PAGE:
Trade Effects of Silver Price Fluctuations in 19th-Century China: A Macro Approach
Makram El-Shagi, Lin Zhang
China Economic Journal,
We assess the role of silver price fluctuations in Chinese trade and GDP during the late Qing dynasty, when China still had a bimetallic (silver/copper) monetary system, in which silver was mostly used for international trade. Using a structural VAR (SVAR) with blockwise recursive identification, we identify the impact of silver price shocks on the Chinese economy from 1867, when trade data became available, to 1910, one year before the Qing dynasty collapsed. We find that silver price shocks had a sizable impact on both imports and exports but only a very minor effect on the trade balance, only a marginal impact on growth, and almost no effect on domestic prices. Stronger effects were partly mitigated by inelastic export quantities. Generally, the effect of silver price shocks, while considerable, was only short-lived, displaying no persistence in either direction. We find that the bimetallic system in Qing China might have mitigated a potential positive effect of silver depreciation but did not reverse the effect, which – contrary to claims made in the previous literature – was responsible for neither the worsening trade balance nor the inflation and the quickly increasing imports that occurred during our sample period.
Gift-exchange in Society and the Social Integration of Refugees: Evidence from a Field, a Laboratory, and a Survey Experiment
Sabrina Jeworrek, Vanessa Mertins, Bernd Josef Leisen
Refugee integration requires broad support from the host society, but only a minority of the host population is actively engaged. Given that most individuals reciprocate kind behaviour, we examine the idea that the proportion of supporters will increase as a reciprocal response to refugees’ contributions to society through volunteering. Our nationwide survey experiment shows that citizens’ intentions to contribute time and money rise significantly when they learn about refugees’ pro-social activities. Importantly, this result holds for individuals who have not been in contact with refugees. We complement this investigation with experiments in the lab and the field that confirm our findings for actual behaviour.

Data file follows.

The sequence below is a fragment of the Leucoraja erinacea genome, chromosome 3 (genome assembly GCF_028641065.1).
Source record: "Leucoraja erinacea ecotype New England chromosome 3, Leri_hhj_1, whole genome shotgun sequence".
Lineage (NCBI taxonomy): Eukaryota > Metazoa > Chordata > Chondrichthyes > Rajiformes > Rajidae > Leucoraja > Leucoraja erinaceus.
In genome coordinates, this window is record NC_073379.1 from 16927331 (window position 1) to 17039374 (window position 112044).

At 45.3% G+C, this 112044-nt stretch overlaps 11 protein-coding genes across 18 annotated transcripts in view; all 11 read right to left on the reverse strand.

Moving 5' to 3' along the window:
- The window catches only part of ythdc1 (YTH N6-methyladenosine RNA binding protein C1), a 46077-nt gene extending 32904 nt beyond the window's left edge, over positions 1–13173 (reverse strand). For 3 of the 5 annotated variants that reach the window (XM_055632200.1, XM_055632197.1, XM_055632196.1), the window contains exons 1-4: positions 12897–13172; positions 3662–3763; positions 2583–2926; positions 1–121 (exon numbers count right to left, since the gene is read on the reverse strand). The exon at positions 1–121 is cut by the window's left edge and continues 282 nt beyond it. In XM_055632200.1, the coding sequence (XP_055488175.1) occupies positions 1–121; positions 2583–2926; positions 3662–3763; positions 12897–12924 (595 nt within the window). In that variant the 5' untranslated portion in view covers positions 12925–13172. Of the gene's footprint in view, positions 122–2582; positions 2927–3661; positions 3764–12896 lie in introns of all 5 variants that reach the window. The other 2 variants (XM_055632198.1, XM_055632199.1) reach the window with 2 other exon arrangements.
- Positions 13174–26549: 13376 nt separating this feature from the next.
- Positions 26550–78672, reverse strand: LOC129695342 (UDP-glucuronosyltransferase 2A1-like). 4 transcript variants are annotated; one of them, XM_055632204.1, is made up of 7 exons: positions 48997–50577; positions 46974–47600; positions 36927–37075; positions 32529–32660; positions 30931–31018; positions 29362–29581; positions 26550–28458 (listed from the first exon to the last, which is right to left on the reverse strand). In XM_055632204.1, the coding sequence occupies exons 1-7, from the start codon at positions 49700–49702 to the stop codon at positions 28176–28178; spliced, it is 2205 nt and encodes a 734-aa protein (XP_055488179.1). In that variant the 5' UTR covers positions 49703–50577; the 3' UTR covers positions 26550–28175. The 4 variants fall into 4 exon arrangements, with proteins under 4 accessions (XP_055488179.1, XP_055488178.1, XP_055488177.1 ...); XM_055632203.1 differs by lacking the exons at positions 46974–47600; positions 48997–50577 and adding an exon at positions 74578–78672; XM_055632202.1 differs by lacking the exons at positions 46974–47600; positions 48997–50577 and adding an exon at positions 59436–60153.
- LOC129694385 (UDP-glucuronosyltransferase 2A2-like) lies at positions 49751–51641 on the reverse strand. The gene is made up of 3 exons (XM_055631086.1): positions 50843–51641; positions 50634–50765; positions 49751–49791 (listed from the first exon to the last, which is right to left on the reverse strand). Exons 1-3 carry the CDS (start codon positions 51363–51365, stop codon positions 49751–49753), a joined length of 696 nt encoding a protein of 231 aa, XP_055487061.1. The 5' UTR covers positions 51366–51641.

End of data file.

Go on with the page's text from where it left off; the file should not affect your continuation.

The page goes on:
Industrial Relations: Worker Codetermination and Collective Wage Bargaining
Steffen Müller, Claus Schnabel
Jahrbücher für Nationalökonomie und Statistik,
Trade unions and employers’ associations, collective bargaining, and employee representation at the workplace are the cornerstones of industrial relations systems in many developed countries. Germany stands out as a country with powerful works councils and a high coverage rate of collective bargaining agreements, supported by encompassing interest groups of employees and employers and by the state. The German case and the perceived stability of its industrial relations regime have attracted considerable attention among researchers and politicians, which also has to do with the country’s high productivity, comparably few strikes, and relatively minor employment problems. However, in recent years industrial relations in many countries including Germany have come under pressure and the fact that there is no obvious and clearly superior alternative to the current regime of industrial and labour relations may not be sufficient to guarantee the survival of the present system.
Explaining Wage Losses after Job Displacement: Employer Size and Lost Firm Rents
Daniel Fackler, Steffen Müller, Jens Stegmaier
IWH Discussion Papers,
Why does job displacement, e.g., following import competition, technological change, or economic downturns, result in permanent wage losses? The job displacement literature is silent on whether wage losses after job displacement are driven by lost firm wage premiums or worker productivity depreciations. We therefore estimate losses in wages and firm wage premiums. Premiums are measured as firm effects from a two-way fixed-effects approach, as described in Abowd, Kramarz, and Margolis (1999). Using German administrative data, we find that wage losses are, on average, fully explained by losses in firm wage premiums and that premium losses are largely permanent. We show that losses in wages and premiums are minor for workers displaced from small plants and strongly increase with pre-displacement firm size, which provides an explanation for the large and persistent wage losses that have been found in previous studies mostly focusing on displacement from large employers.